The diagnosis of urinary tract infection (UTI) in children requires laboratory determination of the invasion and active multiplication of different organisms in the normally sterile urinary tract. Kass in 1956 introduced the concept of significant bacteri-uria as a common denominator of all types of UTI (1). Since then, emphasis has been made on the need to use strict criteria for the interpretation of quantitative cultures in order to prevent over-diagnosing or underdiagnosing of UTI. Unnecessary expenses, medications, irradiation from extensive radiological workup, and even urologic surgery, are some of the consequences of overdiagnosing. Progressive renal damage could be the result of not detecting in time a congenital anomaly associated with UTI. This subject will be reviewed here in an attempt to give general guidelines on the role played by bacteriology in UTI.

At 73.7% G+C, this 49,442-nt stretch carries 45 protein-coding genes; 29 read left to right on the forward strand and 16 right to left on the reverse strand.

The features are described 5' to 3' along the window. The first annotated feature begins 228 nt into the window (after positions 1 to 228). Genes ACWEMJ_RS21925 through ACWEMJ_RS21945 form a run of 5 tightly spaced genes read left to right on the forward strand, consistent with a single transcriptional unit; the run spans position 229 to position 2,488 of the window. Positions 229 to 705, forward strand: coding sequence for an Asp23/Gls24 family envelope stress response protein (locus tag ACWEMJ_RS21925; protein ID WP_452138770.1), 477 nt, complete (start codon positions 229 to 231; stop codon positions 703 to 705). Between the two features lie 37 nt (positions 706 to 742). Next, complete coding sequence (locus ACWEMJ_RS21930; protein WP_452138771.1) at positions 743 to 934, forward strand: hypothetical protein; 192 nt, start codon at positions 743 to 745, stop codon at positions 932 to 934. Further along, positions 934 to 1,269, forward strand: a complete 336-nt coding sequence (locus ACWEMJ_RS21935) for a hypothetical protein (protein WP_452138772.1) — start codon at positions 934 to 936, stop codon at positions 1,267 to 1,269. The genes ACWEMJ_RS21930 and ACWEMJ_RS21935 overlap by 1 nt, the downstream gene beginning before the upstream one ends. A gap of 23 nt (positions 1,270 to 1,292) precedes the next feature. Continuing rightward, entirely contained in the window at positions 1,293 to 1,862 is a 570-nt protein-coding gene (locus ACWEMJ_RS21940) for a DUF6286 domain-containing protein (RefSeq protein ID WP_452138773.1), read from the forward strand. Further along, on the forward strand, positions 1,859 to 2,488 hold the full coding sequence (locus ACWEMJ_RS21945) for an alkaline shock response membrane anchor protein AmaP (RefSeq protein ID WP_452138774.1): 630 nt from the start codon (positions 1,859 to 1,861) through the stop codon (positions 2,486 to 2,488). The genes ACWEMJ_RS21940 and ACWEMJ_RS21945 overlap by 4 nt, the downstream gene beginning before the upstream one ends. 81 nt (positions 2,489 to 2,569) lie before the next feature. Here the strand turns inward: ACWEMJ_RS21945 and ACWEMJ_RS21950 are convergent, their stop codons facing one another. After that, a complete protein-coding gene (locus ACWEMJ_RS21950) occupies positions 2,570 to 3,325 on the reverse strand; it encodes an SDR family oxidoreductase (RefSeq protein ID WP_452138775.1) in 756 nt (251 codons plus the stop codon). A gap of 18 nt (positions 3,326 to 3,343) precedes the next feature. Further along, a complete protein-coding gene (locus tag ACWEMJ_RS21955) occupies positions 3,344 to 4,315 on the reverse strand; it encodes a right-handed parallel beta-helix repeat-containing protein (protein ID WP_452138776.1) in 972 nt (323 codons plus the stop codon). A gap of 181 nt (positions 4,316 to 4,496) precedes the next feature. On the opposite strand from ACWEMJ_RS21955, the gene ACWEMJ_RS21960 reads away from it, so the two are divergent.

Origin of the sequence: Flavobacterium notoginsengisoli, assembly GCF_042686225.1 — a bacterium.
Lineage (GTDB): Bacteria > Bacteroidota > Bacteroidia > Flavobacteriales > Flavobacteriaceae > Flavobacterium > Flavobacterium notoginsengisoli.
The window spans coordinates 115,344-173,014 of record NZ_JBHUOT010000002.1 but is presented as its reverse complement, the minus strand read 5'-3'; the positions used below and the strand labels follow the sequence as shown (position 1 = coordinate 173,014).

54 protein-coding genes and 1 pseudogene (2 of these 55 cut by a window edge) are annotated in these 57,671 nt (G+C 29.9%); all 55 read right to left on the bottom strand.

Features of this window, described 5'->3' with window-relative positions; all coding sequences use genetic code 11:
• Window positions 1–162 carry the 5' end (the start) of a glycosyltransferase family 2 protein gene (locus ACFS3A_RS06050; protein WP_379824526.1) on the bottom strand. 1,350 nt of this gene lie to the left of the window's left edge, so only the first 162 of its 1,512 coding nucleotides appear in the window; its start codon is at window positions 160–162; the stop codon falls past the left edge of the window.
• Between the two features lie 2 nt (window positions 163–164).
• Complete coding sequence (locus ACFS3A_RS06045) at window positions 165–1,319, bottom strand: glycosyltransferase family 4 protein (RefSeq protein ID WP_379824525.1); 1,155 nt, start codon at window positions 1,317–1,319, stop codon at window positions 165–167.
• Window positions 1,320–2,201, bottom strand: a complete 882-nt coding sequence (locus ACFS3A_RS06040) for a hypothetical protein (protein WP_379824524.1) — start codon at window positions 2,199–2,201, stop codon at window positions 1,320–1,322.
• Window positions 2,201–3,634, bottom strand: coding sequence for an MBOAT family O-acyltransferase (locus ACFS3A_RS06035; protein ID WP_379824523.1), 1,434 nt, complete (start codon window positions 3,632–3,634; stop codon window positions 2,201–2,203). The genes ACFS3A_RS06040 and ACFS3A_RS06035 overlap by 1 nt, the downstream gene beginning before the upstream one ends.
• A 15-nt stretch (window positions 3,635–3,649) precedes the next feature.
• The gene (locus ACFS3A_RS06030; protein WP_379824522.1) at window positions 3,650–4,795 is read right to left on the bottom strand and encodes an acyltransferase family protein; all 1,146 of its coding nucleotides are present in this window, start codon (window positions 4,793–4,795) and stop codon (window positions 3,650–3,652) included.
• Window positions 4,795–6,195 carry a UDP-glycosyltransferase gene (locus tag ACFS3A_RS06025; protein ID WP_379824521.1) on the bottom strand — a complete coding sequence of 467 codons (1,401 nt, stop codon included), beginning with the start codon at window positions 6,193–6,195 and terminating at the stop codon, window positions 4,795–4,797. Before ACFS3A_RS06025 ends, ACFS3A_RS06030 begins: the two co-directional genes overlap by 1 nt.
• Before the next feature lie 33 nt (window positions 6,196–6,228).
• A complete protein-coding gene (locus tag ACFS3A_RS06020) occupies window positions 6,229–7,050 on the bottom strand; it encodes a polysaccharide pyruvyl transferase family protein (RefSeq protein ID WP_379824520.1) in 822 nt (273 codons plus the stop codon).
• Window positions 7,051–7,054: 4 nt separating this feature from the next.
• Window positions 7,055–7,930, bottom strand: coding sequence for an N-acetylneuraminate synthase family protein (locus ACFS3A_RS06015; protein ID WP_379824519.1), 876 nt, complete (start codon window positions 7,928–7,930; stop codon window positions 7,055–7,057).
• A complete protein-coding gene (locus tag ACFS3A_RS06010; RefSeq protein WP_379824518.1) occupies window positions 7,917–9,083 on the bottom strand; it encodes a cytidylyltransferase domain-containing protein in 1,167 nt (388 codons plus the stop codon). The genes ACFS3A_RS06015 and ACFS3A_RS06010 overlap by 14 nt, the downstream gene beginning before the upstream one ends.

KeywordsUrinary Tract Infection Serratia Marcescens Recurrent Urinary Tract Infection Acute Pyelonephritis Asymptomatic Bacteriuria
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